Dance

A guide to private training session and how to get the most out it. : Welcome to the International Pole Convention :

I’m investing in myself”, I whisper to reassuringly as I book another $110 private session with my pole coach. If you have ever chanted those words like an affirmation when clicking on a class package purchase, competition registration, convention pass, or workshop, you are among many.

We out here.

With continuous rising prices simply to exist in the muggle world while also trying to stay active in our pole journies, why would anyone want to spend the money on a one-on-one private session? Even the idea of what is essentially personal training carries an air of eliteness and is giving Real Housewives of X-Pole. Depending on geographical location and studio, privates can range anywhere from $80 – $120 an hour. This has most people leaning more towards classes or open pole practice and rightfully so. Not to mention the idea of working directly with an advanced pole beast bring an intimidation factor into the mix.

“Are they going to judge me for not being up to their level?” 

Are they going to work me to death and be too advanced?”

“Is this really a smart place to put my money?” 

I take 20 Instagram breaks a class, what are we even supposed to do for an hour?”

All valid and all questions and don’t you worry, I’m here to be your spirit guide you through the benefits and how to get the most for your buck when booking a one-on-one. Though group classes are great for moral support, inspiration, feedback, and all-around good vibes and should be a part of your practice, don’t overlook the magic of a private.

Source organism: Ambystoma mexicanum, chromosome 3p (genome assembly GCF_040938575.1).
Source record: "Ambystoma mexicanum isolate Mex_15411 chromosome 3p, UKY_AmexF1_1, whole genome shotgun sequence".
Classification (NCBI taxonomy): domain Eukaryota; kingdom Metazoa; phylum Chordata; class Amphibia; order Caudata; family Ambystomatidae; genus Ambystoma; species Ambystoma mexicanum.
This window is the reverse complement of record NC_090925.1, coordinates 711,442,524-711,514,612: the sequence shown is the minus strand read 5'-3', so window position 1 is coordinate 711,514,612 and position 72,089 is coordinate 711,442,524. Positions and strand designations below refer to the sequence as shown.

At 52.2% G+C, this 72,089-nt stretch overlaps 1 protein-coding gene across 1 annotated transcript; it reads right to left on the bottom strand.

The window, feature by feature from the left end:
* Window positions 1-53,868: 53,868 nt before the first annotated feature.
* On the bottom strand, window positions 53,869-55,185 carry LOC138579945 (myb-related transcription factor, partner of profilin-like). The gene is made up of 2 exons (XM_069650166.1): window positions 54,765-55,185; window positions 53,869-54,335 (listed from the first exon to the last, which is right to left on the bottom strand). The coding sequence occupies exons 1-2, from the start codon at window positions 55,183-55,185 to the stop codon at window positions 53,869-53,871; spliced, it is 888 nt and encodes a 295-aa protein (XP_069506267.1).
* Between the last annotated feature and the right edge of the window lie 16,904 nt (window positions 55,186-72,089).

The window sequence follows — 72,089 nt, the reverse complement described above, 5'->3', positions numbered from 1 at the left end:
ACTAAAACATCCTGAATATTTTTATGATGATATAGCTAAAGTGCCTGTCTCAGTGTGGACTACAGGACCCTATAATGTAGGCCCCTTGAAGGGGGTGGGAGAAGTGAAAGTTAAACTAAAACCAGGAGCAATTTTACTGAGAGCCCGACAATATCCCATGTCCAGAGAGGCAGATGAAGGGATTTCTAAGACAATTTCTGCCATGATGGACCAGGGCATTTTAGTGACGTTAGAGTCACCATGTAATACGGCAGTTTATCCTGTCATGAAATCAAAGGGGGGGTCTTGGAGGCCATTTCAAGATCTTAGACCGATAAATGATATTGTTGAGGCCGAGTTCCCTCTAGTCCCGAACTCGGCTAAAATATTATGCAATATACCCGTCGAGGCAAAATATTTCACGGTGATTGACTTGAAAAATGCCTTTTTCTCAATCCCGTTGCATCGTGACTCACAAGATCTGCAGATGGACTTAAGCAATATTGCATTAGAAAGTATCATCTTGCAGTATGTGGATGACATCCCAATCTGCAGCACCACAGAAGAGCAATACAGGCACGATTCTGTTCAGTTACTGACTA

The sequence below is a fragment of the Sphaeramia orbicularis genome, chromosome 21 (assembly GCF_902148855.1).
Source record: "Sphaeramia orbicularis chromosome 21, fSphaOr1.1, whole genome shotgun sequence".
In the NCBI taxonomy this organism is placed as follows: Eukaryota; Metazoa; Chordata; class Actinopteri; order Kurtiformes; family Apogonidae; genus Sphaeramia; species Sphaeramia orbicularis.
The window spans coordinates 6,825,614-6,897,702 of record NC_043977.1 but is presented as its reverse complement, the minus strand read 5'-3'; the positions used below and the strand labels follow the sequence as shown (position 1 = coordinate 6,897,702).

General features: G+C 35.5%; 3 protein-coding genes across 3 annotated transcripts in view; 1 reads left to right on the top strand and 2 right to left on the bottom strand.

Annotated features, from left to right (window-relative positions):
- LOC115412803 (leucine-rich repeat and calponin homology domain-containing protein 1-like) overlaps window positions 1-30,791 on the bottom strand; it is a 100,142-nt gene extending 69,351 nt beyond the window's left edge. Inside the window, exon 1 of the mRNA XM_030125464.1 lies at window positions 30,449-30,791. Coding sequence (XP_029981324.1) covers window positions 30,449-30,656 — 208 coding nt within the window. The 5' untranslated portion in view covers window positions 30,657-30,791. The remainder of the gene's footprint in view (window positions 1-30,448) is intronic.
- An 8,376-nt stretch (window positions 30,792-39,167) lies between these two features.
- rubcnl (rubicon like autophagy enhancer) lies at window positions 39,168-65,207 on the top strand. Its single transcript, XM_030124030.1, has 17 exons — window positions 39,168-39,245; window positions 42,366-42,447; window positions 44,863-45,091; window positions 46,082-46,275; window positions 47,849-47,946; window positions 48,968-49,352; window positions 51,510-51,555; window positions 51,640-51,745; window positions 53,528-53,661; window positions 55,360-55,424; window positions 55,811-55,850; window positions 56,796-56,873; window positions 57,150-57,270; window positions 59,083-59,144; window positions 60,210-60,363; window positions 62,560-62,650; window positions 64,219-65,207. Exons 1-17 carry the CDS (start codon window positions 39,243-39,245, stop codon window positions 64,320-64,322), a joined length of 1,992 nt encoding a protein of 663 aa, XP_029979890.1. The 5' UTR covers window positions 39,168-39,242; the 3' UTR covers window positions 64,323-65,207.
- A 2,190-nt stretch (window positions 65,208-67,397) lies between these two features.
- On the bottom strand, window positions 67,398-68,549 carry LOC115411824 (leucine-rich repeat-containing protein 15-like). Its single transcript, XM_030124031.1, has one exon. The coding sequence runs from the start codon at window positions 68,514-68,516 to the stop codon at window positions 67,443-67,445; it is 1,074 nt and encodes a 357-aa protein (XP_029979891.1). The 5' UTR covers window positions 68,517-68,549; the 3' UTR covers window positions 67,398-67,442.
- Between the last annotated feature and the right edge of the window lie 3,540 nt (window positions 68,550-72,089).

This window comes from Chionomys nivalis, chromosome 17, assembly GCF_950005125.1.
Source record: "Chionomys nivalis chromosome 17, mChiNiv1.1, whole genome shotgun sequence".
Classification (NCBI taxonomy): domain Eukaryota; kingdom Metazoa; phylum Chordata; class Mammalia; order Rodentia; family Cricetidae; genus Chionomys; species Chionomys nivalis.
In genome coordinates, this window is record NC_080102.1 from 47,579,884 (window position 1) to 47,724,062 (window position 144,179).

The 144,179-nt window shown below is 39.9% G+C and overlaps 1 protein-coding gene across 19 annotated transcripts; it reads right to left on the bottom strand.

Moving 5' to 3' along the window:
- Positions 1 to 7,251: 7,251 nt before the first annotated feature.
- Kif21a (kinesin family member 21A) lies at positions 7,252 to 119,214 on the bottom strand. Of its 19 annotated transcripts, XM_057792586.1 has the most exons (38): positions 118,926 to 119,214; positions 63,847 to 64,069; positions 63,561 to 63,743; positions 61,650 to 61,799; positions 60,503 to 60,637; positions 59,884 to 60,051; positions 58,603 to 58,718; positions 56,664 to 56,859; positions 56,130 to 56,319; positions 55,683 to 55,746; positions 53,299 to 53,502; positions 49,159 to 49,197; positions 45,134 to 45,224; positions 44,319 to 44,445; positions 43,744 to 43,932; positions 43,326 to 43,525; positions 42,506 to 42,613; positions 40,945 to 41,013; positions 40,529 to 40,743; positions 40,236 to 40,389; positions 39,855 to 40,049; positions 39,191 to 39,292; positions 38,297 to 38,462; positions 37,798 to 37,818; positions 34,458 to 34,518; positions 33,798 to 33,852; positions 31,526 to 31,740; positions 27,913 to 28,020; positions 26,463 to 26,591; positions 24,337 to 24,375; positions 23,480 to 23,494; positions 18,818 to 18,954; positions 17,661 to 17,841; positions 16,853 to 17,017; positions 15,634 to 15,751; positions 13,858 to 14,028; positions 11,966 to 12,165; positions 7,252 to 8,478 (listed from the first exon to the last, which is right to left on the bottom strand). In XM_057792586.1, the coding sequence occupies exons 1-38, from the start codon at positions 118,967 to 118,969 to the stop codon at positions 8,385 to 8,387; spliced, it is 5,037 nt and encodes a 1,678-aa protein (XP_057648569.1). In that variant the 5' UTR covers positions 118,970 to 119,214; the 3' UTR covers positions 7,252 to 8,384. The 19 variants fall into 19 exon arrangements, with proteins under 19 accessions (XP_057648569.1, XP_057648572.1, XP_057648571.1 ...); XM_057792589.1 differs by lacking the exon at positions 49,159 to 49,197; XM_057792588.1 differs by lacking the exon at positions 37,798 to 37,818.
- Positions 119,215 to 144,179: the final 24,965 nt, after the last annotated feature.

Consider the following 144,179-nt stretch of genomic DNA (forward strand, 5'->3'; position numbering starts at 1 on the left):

Choosing Who: 

We all have a natural affinity for certain things, and not so much for others. This goes for pole instructors as well. Though most are well-rounded and can help guide and teach any style, most tend to have specialties so make sure to choose the right person for you. Take their group classes, look them up on Instagram, and check out their performances and go-to style. Some are more dynamic tricksters, some sexy and slinky, and some are bendy baes. That’s not to say that someone who specializes in Russian exotic can’t help you with your Iron X, or a Low Flow king can’t guide you in flips, but it’s best to go with someone who shares the same passion and vision you see for yourself. This is why it’s also great to take a group class with the instructor if it’s possible to get a feel of their style and if it gels with you.

Word of mouth is also gold. Ask fellow classmates or even the front desk people at the studio. They can often make suggestions based on what you are looking for.

Choosing When:

Competitions, Showcases, and Performances. (Oh my!) 

While group classes are great for learning new things in a supportive community with other students; privates are perfect for when you are trying to build a full routine. At this time, you can work on combos and choreography and map out your piece as well as really clean up specifics and musicality. The road to all my competition pieces is paved with 8 am privates with Ashley Fox. (Disclaimer, most coaches will not make you train before the sun, do not let this information hinder you!) I will attend group classes to work on some of the combos and specific moves however privates is where we put it all together. It’s also a great “Come to Jesus” time when a performance is coming up and certain things still aren’t hitting and need to be swapped out.

Pole conventions. (ever heard of them? :-P)